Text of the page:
### Painting by Numbers

(This is Lucas.) Hi guys. It's been a long couple weeks (for those who are still active students, at least), let's wind down with some combi. In this post, I'll try to (at least partially) de-mystify colouring/invariants. As always, I'd encourage those of you who are still students to try the questions yourself to get a feel for them before reading the explanations that follow.

# Question 1

Each cell of a 726 by 726 grid is initially filled with a "$+1$". In a move, we may flip the signs of a 3 by 3 grid of our choice, less two opposite corners (so we flip 7 cells in each move). Can we reach a state where every cell contains a "$-1$"?

Effectively, we affect 7 cells in this formation (or its reflection). |

## Initial Thoughts

The setup is practically begging us to apply some colouring. However, the usual suspects don't yield any results, and thinking broadly it's hard to imagine a coloring applying nicely to a set of 7 cells.

Maybe we can play around with the operation a bit...

## Makin' Moves

Let's fiddle around with the given move and see what's possible. Specifically, our goal is to combine moves to have a small effect.

With this goal in mind, we quickly realize we can toggle a $2 \times 2$ square, as long as it does not touch the border of the grid, as follows:

The diagrams only get worse from here. |

As a result, we can actually toggle an individual cell, as long as it is in the center of a $5 \times 5$ grid:

What does this mean? Well, we can effectively ignore all cells except for the outer 2 layers, since they can be toggled individually!

Now that we know where to focus our attention...

## Cashing In

Let's complete the proof. Of course, we assume for the sake of contradiction that flipping the entire board is possible.

Consider the bottom row. Any move that affects it must affect 2 consecutive cells. In particular, if we take every other cell (so 363 in total), every move affecting the bottom row must affect exactly 1 of these cells. As such, there most be an odd number of such moves in all.

Now, consider the second row from the bottom. Each aforementioned move affects 3 of these cells. Thus, overall they affect an odd number of these cells. However, each other move only affects either 2 or 0 of these cells, thus we cannot flip this entire row from $+1$ to $-1$.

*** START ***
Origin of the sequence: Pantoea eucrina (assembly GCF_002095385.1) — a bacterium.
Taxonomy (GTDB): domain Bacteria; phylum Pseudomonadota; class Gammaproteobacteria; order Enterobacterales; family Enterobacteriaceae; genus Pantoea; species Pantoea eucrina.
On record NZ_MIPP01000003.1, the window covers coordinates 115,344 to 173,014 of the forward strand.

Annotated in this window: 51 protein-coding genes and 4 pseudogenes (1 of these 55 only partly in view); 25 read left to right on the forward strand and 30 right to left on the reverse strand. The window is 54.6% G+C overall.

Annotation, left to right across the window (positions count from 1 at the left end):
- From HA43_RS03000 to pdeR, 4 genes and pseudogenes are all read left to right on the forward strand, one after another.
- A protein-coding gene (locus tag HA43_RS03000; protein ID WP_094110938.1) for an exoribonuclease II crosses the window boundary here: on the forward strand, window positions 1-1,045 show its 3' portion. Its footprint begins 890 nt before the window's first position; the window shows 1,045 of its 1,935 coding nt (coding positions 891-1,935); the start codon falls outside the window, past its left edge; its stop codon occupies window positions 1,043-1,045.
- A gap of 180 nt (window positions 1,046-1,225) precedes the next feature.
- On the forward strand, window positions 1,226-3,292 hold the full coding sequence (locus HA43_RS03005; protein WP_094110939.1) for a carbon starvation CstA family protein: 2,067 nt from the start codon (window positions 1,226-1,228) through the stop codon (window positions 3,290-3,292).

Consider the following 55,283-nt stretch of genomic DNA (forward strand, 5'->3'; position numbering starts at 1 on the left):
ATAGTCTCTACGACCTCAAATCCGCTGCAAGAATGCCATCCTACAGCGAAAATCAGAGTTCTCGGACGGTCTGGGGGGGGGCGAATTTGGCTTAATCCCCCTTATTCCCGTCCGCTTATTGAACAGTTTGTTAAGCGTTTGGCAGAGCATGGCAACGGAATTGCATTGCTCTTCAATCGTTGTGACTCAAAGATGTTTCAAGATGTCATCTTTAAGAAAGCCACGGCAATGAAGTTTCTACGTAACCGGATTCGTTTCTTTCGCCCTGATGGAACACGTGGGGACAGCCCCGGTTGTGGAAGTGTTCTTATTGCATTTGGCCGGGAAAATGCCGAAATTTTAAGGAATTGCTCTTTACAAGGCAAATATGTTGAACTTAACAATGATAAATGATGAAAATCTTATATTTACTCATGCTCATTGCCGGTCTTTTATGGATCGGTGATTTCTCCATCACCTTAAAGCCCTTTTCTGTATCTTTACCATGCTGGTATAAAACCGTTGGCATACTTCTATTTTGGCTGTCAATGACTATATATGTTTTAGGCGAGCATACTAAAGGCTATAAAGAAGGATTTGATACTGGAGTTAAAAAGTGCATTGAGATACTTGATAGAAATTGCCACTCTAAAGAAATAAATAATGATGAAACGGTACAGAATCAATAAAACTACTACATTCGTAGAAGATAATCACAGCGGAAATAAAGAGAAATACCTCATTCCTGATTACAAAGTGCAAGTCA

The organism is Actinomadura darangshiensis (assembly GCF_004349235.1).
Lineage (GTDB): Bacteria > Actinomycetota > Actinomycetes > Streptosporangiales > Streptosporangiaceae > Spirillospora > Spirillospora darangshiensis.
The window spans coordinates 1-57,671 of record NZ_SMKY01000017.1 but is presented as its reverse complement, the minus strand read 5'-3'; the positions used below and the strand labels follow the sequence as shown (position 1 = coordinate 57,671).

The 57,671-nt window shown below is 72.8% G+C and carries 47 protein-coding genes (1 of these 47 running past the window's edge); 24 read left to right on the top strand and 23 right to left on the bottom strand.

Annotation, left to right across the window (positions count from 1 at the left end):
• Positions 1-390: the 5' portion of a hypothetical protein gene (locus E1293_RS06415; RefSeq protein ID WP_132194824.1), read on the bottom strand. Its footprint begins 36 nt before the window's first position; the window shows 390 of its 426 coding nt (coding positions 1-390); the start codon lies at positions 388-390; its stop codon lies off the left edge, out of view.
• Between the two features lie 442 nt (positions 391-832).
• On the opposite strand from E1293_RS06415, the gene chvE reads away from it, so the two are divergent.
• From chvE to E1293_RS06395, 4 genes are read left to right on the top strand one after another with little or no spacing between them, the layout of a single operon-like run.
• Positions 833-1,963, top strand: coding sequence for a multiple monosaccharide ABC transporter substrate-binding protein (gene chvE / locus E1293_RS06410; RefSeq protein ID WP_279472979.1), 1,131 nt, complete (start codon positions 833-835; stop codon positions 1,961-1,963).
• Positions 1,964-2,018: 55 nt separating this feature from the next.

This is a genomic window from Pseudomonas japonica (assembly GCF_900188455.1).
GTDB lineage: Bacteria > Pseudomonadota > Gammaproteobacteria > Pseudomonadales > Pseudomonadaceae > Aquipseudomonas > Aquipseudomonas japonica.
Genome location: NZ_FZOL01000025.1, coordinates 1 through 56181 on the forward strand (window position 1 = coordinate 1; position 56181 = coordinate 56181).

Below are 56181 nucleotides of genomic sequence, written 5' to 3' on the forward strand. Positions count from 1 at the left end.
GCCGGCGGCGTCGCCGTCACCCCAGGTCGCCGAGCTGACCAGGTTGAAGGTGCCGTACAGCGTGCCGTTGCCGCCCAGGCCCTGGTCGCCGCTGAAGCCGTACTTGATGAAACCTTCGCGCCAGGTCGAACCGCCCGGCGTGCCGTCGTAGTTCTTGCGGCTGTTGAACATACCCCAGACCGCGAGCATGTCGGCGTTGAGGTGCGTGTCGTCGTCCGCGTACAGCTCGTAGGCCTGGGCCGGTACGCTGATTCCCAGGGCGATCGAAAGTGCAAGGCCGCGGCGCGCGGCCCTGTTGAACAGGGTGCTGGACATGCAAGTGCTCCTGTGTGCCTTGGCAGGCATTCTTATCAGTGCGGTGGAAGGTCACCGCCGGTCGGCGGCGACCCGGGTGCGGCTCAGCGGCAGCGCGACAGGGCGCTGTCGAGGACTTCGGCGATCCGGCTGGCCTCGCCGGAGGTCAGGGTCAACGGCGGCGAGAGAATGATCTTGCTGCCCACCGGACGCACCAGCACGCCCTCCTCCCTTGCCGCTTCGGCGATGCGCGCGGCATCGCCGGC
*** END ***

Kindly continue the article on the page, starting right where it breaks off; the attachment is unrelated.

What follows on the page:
Contradiction!

To put the proof in concise terms, consider the following 1089 shaded cells:

We take every other cell along the bottom row, and every cell in the row immediately above. |

Each move flips either 0, 2, or 4 of these cells, implying that at any time their product is $+1$. However, in the desired end state their product is $-1$, hence it is unreachable.

Hopefully you can see that this seemingly obscure and niche colouring is actually 'hinted' at by our observations from playing around with the operation. Let's take a look at how a similar approach can be applied to a different question.

# Question 2

(SMO Senior 2013) An integer is written in each cell of a $6 \times 6$ grid as shown below. In a move, we may choose a $k \times k$ subgrid ($1 < k \leq 6$) and add 1 to all its entries. Is it possible to perform finitely many of these operations to end up with all entries in the grid being divisible by 3?

## Initial Thoughts

Once again, the setup of the question heavily suggests we are looking for an invariant. We can imagine assigning weights to the squares such that each subgrid sums to a multiple of 3. Then, it suffices to consider the sum $\sum_{1 \leq i,j \leq 6}v_{i,j}w_{i,j}$ where $v_{i,j},w_{i,j}$ refer to the value and weight of cell $(i,j)$ respectively. Since the value of this sum (mod 3) will be unaffected by any move, if the start and end states have different values (mod 3) we win.

However, as before, the usual suspects for how to weight the grid fail (For instance, quick-minded students may think of alternating $+1$ and $-1$ weights in each row, which works for every size subgrid - except $5 \times 5$). As such, we need a more targeted approach...

## No Sudden Movements

Again, let's try to combine moves to achieve a minimal 'net footprint' (i.e. affect as few cells as possible overall).

Quickly, we may notice that as before, we can change the center cell of a $5 \times 5$ subgrid without affecting any other cell:

Moving on these 4 subgrids and then the large 5 × 5 twice achieves the desired result. |

As such, we should 'ignore' (i.e. assign a weight of 0 to) the 4 central cells when constructing our invariant.

Digging a bit further, we find that we can add 1 to 2 opposite corners of an $n \times n$ subgrid, where $n \geq 4$:

Here, we operate on the blue and red square, then the two green squares twice each. |

Thinking about our invariant idea, this implies any such pair of cells should have weights summing to 0. In particular, we can infer that the cells along the diagonals should have weights of 0.

Now, by considering $2 \times 2$ subgrids as well as pairs of cells affected by the above combination, we can infer the full colouring required (up to multiplication by -1):

Checking, the cells affected by any given move have weights summing to a multiple of 3, as desired! Checking the initial board state given, the sum of $(weight \times value)$ over all cells is not a multiple of 3, so we are done.

# Conclusion

In conclusion, while combi has no shortage of 'magical' ideas, they seldom truly come out of nowhere - often, we can (at least indirectly) link these ideas to our observations.

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